What is an acceptable amount of money to ask for in a pay raise?

If you were to come to my company and apply for my position you would be told that the pay is from $16-18 an hour. I think everyone actually starts at $16 though. I put in my resignation yesterday because my director is refusing to give me a pay raise. My immediate boss doesn't want to lose me. He asked me to come up with what my minimum accpetable would be so that he can take it even higher than the director to keep me. I told him I wanted my regular annual raise (3%) and an additonal $1 per hour. This will take me up to $17.50, the way I see it if that if the company sees me as one of the best in my position and a valuable asset I should be getting paid on the high end of the curve not the low end. This is my first civilian job (prior military) so I'm not sure if this is a silly way that i'm looking at things. Right now our company really does need me and I realize that, but how can i trust my company if those that run it aren't looking out for me right? Well, that was the LEAST I was willing to accept. I told him I wanted to be making $20 an hour, but he said he'd start at that amount and wanted to know when it would no longer be acceptable to me so I said 1.50 Well, I realize that everyone is replacable, but I also know that it takes a lot of time, money and effort to train someone. my director told me that I accepted my job for the pay I was offered and I countered that the responsibilities and workload have changed so with that I want to be compensated for my extra effort. Yes, the military we only got about a 3% payraise per year, but I was bringing home over $600 every 2 weeks too. I am looking at it from both angles you know? I mean over $600 more than what I'm making now every 2 weeks.

Asked By: azile_wehttam - 9/26/2006
Best Answer - Chosen by Asker
3% Raise is more than fair annually. Depending on the position, i usually give 5% annual raise, for the higher salaries this is scaled down but under $20, 3% is very reasonable. I looked at military scales for you, and it seems that 3.7% is the standard although it varies on position... More
Answered By: chargedvette - 9/26/2006
Additional Answers (15)
I say the going rate for the position you ae filling, then raises that keep above inflation, but that's not what corporate says!
Answered By: RedRose - 9/26/2006
Answered By: Noodle - 9/26/2006
1 dollar an hour is only an extra 40.00 a week, is that even really noticeable after taxes? I'd ask for two.
Answered By: anomolous - 9/26/2006
I think what you've said makes perfect sense. You m-i-g-h-t end up having to look elsewhere for what you deserve if they don't come through for you, though. Best of luck!
Answered By: catintrepid - 9/26/2006
I think that you've been extremely reasonable in your request. I think you could even ask for $18. If they don't give you what you've requested, run like hell AFTER you've found another job.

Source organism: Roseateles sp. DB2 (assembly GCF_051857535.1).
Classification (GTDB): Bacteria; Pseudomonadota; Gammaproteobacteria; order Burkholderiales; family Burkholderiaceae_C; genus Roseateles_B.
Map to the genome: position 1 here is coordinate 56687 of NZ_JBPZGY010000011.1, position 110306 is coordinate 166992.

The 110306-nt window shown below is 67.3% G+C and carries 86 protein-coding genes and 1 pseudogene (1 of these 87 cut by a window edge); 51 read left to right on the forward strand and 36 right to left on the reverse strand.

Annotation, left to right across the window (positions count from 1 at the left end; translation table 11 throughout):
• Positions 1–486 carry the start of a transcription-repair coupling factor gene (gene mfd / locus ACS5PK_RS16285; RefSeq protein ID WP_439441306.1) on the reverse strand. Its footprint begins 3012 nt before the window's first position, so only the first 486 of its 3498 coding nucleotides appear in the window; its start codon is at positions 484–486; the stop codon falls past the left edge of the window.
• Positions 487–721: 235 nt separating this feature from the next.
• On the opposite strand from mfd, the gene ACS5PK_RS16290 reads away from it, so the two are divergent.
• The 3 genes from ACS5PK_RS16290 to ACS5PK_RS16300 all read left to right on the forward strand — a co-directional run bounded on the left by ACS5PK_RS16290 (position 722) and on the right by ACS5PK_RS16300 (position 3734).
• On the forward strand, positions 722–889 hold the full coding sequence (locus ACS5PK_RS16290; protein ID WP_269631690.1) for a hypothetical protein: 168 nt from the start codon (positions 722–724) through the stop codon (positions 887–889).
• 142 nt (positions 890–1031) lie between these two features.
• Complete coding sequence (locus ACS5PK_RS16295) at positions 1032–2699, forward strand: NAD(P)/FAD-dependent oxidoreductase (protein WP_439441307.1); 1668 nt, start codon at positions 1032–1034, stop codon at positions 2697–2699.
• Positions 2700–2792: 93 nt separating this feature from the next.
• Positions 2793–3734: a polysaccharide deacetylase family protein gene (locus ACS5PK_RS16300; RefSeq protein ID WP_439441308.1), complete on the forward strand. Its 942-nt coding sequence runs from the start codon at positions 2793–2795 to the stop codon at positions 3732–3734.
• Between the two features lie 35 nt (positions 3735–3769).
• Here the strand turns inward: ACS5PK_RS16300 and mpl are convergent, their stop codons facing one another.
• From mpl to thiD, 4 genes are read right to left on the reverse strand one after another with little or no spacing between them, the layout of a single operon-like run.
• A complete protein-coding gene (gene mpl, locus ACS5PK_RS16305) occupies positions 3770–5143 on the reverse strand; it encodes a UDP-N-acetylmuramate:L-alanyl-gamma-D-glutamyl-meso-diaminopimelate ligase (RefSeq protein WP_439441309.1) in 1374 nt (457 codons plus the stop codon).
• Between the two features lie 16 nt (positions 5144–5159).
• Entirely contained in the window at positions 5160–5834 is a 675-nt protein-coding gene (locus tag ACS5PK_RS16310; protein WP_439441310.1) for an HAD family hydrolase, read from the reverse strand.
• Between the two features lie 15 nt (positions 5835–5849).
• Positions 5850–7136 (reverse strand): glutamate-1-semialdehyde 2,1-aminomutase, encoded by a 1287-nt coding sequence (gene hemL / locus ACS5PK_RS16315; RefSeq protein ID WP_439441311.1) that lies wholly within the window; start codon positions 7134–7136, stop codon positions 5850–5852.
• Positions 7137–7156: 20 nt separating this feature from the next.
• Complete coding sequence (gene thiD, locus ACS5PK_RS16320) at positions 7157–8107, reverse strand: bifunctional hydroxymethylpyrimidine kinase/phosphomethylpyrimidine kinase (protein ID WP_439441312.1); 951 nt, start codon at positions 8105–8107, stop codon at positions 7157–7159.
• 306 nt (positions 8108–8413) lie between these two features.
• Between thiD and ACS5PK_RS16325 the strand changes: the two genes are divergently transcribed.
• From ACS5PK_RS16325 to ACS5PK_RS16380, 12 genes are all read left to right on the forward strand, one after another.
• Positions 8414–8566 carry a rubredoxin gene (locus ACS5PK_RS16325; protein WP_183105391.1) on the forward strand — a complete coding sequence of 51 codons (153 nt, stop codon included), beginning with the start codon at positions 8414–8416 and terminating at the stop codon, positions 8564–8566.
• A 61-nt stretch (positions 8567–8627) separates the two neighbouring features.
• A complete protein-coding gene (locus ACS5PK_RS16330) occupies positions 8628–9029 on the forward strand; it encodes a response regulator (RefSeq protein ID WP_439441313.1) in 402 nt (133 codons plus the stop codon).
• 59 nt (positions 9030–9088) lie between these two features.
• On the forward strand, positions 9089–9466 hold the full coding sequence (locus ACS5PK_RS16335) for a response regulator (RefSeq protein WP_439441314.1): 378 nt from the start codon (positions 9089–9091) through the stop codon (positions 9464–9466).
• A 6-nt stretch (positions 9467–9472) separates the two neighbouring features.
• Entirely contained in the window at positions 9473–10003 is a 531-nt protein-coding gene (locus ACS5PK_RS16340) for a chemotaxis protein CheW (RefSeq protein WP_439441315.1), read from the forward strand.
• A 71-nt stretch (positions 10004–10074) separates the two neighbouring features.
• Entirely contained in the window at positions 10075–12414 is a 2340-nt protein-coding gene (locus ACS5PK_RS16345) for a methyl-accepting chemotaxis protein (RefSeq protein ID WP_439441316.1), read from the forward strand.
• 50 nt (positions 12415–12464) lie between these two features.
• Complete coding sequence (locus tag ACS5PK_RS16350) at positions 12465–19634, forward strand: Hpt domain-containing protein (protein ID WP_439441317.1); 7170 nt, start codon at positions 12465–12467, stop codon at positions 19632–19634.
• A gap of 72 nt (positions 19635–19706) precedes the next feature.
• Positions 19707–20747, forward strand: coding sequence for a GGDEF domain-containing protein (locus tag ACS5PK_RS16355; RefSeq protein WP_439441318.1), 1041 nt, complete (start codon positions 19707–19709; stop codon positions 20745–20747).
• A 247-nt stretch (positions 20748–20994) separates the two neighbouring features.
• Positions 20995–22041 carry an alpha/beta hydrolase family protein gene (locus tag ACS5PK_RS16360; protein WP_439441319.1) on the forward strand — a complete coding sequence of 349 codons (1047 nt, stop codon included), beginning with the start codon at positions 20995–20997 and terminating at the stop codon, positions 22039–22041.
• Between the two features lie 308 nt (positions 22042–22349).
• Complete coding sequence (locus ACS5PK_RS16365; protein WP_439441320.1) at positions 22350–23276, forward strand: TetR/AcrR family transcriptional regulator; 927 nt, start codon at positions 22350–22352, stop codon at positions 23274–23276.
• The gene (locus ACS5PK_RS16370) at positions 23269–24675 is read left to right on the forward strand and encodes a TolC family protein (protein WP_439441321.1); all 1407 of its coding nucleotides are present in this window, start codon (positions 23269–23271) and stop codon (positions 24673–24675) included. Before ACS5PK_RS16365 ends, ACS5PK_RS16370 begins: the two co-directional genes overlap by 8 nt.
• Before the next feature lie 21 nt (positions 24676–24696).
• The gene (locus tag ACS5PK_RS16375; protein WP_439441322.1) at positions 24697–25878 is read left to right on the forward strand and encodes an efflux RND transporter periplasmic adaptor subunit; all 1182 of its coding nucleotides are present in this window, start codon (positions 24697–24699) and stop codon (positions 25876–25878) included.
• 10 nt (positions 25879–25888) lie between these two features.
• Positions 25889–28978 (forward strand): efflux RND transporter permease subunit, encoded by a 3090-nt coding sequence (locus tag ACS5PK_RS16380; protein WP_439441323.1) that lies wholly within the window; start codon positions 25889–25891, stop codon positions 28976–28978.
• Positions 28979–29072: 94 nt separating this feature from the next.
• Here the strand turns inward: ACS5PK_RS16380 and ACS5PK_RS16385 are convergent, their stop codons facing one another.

Answered By: TrainerMan - 9/26/2006
you can't trust them to take care of you, it's NOT THEIR JOB. its yours, if you think 3% + a dollar is acceptable ask for 5% and1.50$ don't lowball. they're not going togive you what you ask for, but if you ask for more than you want, you might get close to what you want... More
Answered By: douglas w - 9/26/2006
3% is nothing. I would ask for at least a 7% raise. After taxes, it's not like you're going to be rolling in extra money. So you don't get a lot, and they don't have to give more than they want to. Point being: A good compromise is when nobody's happy with the deal.
Answered By: Eagleflyer - 9/26/2006
You make sense to me. Contact the people at Market Place, and ask them this. I'm also thinking the Motley Fool might have something useful (and experience, don't let the name fool you, he's a Wall St. guru) on this.
Answered By: hajgora7 - 9/26/2006
no one looks out for you except you. 3% is acceptable. You can't demand any sort of raise without appearing greedy. If anyone can do your job for less than you do it, they will hire them. I suggest you take the 3 % and continue to look elsewhere if you feel you are underpaid.
Answered By: mel - 9/26/2006
Inflation Rate+Rise in Experience Curve= Raise
Answered By: ziaq - 9/26/2006
Demanding a raise, even if you KNOW you are needed at a company is usually not a good idea. Most employers will see this as a person that isn't in it for the company, that wants to be demanding and in control and someone that thinks the company can't survive without out them. Not what you want management to think of... More
Answered By: B L - 9/26/2006
Instead of trying to come up with a figure you might be better off stating the reasons you feel you deserve a raise. For example, you consistently have a high volume of work, you stay late to get a job done, have saved the company money by implementing good ideas, don't take a lot of time off, have taken on extra... More
Answered By: thrill88 - 9/26/2006
The company's procedure is actually very normal. You need to consider how long the typical employee takes to go from $16 to $18 per hour... More
Answered By: scottaadams - 9/26/2006
I think anyone has a right to not work for less than they think they are worth. But keep in mind that there might be a lot of people that want your job. Though you do have an excellent point about your valuableness to the company and deserve to be compensated for your input. I think the amount of time that you have... More
Answered By: pigment - 9/26/2006
Start looking for another job if you want to make $20 per hour. They have stated their pay expectation, and unfortunately they probably will not bend that much. I once had an associate work for me in a position that made about $8 per hour, and told me that her career counselor told her she should be worth at least $... More
Answered By: Freddie - 9/26/2006
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